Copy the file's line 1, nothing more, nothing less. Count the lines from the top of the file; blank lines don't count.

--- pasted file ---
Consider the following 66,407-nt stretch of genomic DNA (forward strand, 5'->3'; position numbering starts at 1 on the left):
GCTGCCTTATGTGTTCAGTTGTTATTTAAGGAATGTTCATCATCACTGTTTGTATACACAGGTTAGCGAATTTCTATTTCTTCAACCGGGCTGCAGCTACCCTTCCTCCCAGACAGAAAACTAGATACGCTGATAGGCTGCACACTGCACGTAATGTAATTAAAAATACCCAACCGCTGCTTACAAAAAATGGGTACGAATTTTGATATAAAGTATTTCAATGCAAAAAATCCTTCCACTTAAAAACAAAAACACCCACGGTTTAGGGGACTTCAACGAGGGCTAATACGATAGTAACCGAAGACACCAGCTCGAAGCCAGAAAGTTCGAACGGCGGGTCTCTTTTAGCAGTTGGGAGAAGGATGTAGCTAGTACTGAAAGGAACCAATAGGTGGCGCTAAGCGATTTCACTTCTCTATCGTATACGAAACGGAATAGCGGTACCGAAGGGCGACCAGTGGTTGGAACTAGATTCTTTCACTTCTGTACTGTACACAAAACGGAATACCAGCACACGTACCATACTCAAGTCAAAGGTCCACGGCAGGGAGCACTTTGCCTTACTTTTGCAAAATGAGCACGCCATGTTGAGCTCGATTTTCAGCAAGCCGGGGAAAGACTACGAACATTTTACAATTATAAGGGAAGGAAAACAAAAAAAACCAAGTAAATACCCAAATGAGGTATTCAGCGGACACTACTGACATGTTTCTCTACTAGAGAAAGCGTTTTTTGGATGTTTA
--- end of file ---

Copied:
Consider the following 66,407-nt stretch of genomic DNA (forward strand, 5'->3'; position numbering starts at 1 on the left):